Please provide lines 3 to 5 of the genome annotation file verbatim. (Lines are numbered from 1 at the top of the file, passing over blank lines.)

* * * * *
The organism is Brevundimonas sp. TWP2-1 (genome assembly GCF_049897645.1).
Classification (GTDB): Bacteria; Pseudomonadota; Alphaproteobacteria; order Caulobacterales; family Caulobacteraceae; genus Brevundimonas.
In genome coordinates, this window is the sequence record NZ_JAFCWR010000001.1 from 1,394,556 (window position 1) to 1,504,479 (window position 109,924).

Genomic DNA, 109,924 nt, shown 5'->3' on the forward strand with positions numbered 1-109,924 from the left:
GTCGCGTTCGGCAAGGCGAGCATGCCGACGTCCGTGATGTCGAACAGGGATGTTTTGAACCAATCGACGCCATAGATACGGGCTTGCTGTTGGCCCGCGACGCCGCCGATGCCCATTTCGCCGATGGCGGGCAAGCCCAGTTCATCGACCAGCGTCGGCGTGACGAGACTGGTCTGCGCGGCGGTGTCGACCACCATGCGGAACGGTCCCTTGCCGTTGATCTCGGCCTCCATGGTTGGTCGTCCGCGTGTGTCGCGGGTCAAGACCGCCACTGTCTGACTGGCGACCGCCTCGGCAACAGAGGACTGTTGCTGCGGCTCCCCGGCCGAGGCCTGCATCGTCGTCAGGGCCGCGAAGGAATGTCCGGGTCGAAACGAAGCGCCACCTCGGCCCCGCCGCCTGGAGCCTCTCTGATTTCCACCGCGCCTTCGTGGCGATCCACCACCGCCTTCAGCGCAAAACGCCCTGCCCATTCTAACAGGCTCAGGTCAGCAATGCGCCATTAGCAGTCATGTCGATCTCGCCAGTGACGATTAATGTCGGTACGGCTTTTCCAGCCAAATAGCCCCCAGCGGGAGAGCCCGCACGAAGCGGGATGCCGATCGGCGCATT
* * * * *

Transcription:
In genome coordinates, this window is the sequence record NZ_JAFCWR010000001.1 from 1,394,556 (window position 1) to 1,504,479 (window position 109,924).

Genomic DNA, 109,924 nt, shown 5'->3' on the forward strand with positions numbered 1-109,924 from the left:
GTCGCGTTCGGCAAGGCGAGCATGCCGACGTCCGTGATGTCGAACAGGGATGTTTTGAACCAATCGACGCCATAGATACGGGCTTGCTGTTGGCCCGCGACGCCGCCGATGCCCATTTCGCCGATGGCGGGCAAGCCCAGTTCATCGACCAGCGTCGGCGTGACGAGACTGGTCTGCGCGGCGGTGTCGACCACCATGCGGAACGGTCCCTTGCCGTTGATCTCGGCCTCCATGGTTGGTCGTCCGCGTGTGTCGCGGGTCAAGACCGCCACTGTCTGACTGGCGACCGCCTCGGCAACAGAGGACTGTTGCTGCGGCTCCCCGGCCGAGGCCTGCATCGTCGTCAGGGCCGCGAAGGAATGTCCGGGTCGAAACGAAGCGCCACCTCGGCCCCGCCGCCTGGAGCCTCTCTGATTTCCACCGCGCCTTCGTGGCGATCCACCACCGCCTTCAGCGCAAAACGCCCTGCCCATTCTAACAGGCTCAGGTCAGCAATGCGCCATTAGCAGTCATGTCGATCTCGCCAGTGACGATTAATGTCGGTACGGCTTTTCCAGCCAAATAGCCCCCAGCGGGAGAGCCCGCACGAAGCGGGATGCCGATCGGCGCATT